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01:55, 22 July 2017 Saturday
13:42, 19 November 2014 Wednesday

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General elections can overcome Libya crisis, says envoy
General elections can overcome Libya crisis, says envoy

The crisis in Libya can be overcome by holding general elections, Turkey's Special Envoy for Libya, Emrullah Isler, has said.

World Bulletin/News Desk

The crisis in Libya can be overcome by holding general elections, Turkey's Special Envoy for Libya, Emrullah Isler, said Wednesday.

Isler said the ongoing crisis in the volatile country was because of political disputes, which could be resolved if general elections were held as soon as possible.

The political crisis is the basis of other problems in Libya, he said.

Last month, the envoy visited Libya for two days.

On Nov. 6, the Supreme Court of Libya ruled that the parliamentary election in Tobruk was unconstitutional, which overturned all lawmakers' decisions.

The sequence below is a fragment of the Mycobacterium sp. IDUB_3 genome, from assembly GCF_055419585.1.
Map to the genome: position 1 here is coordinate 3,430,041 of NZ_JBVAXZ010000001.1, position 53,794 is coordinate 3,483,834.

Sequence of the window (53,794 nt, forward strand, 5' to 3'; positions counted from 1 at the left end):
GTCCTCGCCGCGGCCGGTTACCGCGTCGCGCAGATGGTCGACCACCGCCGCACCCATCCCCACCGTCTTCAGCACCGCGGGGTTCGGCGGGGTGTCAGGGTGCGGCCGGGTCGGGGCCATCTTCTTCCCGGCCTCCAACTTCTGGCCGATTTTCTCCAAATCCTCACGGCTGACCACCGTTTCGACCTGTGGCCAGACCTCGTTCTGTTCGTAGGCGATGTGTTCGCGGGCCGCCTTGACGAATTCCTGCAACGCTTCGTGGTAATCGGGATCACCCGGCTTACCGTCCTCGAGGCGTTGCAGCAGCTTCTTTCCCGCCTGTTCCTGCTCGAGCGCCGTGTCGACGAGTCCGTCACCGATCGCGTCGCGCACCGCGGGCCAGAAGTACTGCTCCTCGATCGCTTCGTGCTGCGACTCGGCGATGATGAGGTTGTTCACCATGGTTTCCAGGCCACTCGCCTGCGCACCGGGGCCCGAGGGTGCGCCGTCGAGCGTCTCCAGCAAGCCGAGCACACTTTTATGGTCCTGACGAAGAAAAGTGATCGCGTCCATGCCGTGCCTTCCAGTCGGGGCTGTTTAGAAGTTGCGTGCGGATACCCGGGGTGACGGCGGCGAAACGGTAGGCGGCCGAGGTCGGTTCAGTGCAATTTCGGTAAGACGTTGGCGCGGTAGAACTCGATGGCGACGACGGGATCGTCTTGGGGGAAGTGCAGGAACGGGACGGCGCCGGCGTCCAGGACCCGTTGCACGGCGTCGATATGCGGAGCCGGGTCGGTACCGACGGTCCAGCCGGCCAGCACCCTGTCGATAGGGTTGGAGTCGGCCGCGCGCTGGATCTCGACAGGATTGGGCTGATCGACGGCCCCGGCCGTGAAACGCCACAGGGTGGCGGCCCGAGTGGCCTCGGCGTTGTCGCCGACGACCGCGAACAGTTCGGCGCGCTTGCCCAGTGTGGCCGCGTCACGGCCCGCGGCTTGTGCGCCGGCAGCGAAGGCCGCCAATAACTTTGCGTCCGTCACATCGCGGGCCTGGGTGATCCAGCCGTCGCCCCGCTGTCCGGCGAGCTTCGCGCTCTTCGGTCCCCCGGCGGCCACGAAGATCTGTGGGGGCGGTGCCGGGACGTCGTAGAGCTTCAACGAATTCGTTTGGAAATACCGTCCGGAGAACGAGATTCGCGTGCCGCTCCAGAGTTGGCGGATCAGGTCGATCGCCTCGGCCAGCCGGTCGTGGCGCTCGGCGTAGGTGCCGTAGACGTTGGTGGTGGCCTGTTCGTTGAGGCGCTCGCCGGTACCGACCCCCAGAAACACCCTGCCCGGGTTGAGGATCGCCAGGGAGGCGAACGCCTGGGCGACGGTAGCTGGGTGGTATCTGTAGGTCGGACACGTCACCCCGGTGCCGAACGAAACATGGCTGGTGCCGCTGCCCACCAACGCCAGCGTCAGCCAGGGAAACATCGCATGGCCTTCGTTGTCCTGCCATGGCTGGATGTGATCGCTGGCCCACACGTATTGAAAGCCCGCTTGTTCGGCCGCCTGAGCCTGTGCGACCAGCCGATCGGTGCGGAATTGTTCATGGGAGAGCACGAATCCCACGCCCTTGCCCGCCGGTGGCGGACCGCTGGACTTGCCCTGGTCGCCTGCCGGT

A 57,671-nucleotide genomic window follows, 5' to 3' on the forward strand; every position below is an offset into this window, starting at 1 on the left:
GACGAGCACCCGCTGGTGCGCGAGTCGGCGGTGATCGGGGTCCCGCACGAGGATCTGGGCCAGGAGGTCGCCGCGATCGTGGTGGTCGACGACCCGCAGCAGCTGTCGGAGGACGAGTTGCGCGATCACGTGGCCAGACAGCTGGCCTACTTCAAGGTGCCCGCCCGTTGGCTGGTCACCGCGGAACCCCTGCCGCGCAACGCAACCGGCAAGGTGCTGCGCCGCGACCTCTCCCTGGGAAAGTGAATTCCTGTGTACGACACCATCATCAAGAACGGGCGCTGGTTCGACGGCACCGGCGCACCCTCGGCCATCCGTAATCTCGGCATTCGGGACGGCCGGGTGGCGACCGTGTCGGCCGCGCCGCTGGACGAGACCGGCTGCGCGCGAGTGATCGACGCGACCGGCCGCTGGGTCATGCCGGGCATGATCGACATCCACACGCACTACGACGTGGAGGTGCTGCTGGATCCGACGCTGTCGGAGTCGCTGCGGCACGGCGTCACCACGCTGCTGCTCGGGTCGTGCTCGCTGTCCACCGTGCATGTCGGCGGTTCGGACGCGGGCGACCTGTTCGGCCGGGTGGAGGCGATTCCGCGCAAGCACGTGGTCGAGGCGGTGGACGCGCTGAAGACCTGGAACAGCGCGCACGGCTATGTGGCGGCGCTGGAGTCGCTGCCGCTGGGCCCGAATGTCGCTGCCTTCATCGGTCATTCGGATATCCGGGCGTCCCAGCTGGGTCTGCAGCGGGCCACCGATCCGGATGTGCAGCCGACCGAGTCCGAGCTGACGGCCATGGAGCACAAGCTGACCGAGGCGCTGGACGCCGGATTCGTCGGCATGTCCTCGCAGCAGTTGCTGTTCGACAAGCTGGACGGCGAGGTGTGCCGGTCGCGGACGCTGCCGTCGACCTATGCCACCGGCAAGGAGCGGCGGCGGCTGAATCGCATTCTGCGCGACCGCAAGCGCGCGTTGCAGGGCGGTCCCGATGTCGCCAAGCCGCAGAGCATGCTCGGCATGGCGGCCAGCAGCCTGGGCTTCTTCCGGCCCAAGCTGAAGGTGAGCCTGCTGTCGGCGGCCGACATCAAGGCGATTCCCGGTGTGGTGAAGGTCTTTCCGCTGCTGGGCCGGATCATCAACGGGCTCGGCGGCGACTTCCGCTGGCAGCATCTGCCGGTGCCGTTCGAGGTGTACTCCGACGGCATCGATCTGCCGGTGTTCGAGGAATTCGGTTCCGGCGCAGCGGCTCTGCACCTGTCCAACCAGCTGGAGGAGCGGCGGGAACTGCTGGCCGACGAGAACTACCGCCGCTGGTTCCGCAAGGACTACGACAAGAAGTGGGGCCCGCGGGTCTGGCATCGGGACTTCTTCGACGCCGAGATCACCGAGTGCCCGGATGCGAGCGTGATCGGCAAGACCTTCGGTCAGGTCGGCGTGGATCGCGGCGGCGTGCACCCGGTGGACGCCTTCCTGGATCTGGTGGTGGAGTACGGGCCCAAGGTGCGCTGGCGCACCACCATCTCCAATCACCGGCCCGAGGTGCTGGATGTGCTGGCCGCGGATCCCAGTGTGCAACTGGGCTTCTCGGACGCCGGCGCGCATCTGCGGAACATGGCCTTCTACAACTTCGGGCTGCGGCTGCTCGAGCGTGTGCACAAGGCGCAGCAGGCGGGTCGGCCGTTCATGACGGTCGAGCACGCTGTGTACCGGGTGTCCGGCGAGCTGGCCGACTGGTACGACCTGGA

Isler called on all warring factions in Libya to end the violence in the country.

Libya has been dogged by political instability since the 2011 ouster and death of strongman Muammar Gaddafi.

Since then, rival militias have frequently locked horns, bringing violence to Libya's main cities.

The envoy also recalled that Libya’s interim government and other businessmen wanted Turkish companies to resume their projects in the troubled North-African country.

According to Isler, the Libyan officials and entrepreneurs vowed to provide a safe atmosphere for Turkish companies to resume their work in Libya.

The envoy said he believed his last month's visit reflected international support and recognition of the legislative and executive authorities in Libya, along with support for U.N.-sponsored national dialogue and reconciliation in the country.

The sharp political divisions have yielded two rival seats of government in Libya, each of which has its own institutions.

Two assemblies currently vie for legislative authority, the recently-elected House of Representatives that convenes in Tobruk; and the General National Congress, which – even though its mandate ended in August – continues to convene in capital Tripoli.

The two parliaments support two different governments respectively headquartered in the two cities.



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